Furthermore, Lake Albert, one of the Nile's sources, falls in the very zone where Total plans to drill for oil. The contamination of the river Nile (which is one of the two longest rivers in the world) could have drastic consequences for its fauna and for the local communities who depend on fishing for their livelihood.
And the climate?
Limiting the global temperature rise to 1.5° is indispensable for the survival of humanity and of our planet. This type of oil project is not only a direct threat to the environment but also contributes greatly to climate disruption leading us straight towards disaster. Each tenth of a degree matters. We must stop this project from going ahead if we want to prevent climate chaos.
Total is the successor of Elf, a former French public oil company that was bought out by Total despite being mired in corruption scandals and having executives who had been convicted in court.
Today, the growing belief is that the influence of French companies in Africa is reducing, to make way for capital from other countries, in particular China. However, business seems good for Total, not only in its private reserve of former French colonies but more and more outside too, including in authoritarian states like Uganda. Total is the main operator of this oil megaproject in an English-speaking country.
And law enforcement?
By merging with Elf, Total not only acquired the former's market shares but also gained a powerful influencing tool. Total knows how to bend the rules, with the obliging help of dictators and leaders.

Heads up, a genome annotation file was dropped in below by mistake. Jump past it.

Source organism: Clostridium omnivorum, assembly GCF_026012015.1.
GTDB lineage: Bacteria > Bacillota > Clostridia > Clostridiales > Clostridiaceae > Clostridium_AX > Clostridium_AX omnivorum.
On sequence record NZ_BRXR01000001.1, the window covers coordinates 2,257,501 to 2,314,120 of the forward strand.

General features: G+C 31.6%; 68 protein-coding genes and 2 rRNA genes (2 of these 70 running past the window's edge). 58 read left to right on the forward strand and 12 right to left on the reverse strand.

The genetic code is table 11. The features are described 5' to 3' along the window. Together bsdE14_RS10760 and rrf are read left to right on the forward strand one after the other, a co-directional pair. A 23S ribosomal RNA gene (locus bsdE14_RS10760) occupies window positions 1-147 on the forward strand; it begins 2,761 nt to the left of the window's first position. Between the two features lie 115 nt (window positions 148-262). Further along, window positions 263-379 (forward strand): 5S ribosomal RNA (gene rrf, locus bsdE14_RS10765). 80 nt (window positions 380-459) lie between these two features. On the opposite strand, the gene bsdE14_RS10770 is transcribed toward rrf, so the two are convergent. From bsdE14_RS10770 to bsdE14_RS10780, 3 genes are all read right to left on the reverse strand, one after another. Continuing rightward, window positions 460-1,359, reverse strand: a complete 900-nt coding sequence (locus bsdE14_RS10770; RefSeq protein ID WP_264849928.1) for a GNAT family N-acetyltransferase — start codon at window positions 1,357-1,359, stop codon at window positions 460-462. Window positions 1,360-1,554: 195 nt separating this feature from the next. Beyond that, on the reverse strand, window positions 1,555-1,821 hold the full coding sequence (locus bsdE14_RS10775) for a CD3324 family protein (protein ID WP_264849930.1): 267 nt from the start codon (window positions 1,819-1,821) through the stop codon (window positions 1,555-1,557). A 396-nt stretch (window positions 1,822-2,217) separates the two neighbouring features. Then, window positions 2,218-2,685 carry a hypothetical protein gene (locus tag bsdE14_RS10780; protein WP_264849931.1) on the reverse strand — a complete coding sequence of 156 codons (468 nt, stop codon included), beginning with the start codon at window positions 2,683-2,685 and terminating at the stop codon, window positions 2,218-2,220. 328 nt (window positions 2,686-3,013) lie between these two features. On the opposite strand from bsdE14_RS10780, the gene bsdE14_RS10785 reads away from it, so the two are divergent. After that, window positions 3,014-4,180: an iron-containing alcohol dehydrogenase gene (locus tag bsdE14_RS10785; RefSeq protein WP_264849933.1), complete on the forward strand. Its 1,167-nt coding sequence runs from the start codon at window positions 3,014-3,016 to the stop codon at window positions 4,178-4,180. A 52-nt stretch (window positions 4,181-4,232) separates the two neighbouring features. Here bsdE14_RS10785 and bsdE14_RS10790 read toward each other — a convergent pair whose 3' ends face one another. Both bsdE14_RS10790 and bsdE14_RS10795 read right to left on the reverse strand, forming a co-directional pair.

For many years, Friends of the Earth France has been actively involved in dismantling the power of transnational corporations and has been at the heart of the fight for adoption of the French corporate duty of vigilance law, passed finally in 2017. Survie supported this legislative battle, paving the way for a new type of legal proceedings, and joins forces with Friends of the Earth France to condemn one of the French corporations responsible for the plunder of Africa's natural resources.
Total is one of the 25 biggest transnational corporations in the world and, thanks to its business being divided into thousands of subsidiaries, franchises and subcontractors, it has rarely faced legal sanctions.
The new French law challenges this very system: finally, parent companies of transnational corporations can be held responsible for human rights abuses or any environmental degradation caused by their activities, in France or abroad.
For many months, we have been investigating the situation on the ground to shed light on the violations committed by Total in connection with this new oil project in Uganda.
We have thus collected documents and testimonies which point to Total's responsibility. The evidence is piling up.
With this specific case, we would like to ensure the correct implementation of this new law. It allows us to seek justice before any damage is done, to prevent Total from putting at considerable risk or causing irreversible damage to local communities, biodiversity, environment and climate. And above all, if the violations are proven in court, this law enables us to oblige the company to repair the damage done and to pay compensation to the affected communities.
Total is a very powerful transnational corporation. Their considerable financial resources may make this legal battle stretch over many years. They will try everything to make us give up. Which is why your support is indispensable. Citizen power can help us face Total and see justice done.
The stages of the procedure: